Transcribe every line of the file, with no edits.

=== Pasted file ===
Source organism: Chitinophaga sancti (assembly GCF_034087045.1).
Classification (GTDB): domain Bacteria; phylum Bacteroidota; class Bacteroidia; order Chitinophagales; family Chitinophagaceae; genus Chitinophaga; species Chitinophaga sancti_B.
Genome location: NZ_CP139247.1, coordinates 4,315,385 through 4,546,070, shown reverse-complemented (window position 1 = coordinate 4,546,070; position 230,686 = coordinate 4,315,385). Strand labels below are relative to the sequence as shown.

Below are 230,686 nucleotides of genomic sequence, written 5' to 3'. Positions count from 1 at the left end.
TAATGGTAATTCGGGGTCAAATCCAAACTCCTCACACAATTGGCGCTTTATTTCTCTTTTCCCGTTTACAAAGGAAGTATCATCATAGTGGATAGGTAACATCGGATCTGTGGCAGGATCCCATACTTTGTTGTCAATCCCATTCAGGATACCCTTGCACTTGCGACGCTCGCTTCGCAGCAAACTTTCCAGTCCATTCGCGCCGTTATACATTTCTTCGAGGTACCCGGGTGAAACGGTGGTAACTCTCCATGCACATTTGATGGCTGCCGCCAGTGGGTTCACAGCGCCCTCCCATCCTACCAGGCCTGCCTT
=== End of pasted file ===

Source organism: Chitinophaga sancti (assembly GCF_034087045.1).
Classification (GTDB): domain Bacteria; phylum Bacteroidota; class Bacteroidia; order Chitinophagales; family Chitinophagaceae; genus Chitinophaga; species Chitinophaga sancti_B.
Genome location: NZ_CP139247.1, coordinates 4,315,385 through 4,546,070, shown reverse-complemented (window position 1 = coordinate 4,546,070; position 230,686 = coordinate 4,315,385). Strand labels below are relative to the sequence as shown.

Below are 230,686 nucleotides of genomic sequence, written 5' to 3'. Positions count from 1 at the left end.
TAATGGTAATTCGGGGTCAAATCCAAACTCCTCACACAATTGGCGCTTTATTTCTCTTTTCCCGTTTACAAAGGAAGTATCATCATAGTGGATAGGTAACATCGGATCTGTGGCAGGATCCCATACTTTGTTGTCAATCCCATTCAGGATACCCTTGCACTTGCGACGCTCGCTTCGCAGCAAACTTTCCAGTCCATTCGCGCCGTTATACATTTCTTCGAGGTACCCGGGTGAAACGGTGGTAACTCTCCATGCACATTTGATGGCTGCCGCCAGTGGGTTCACAGCGCCCTCCCATCCTACCAGGCCTGCCTT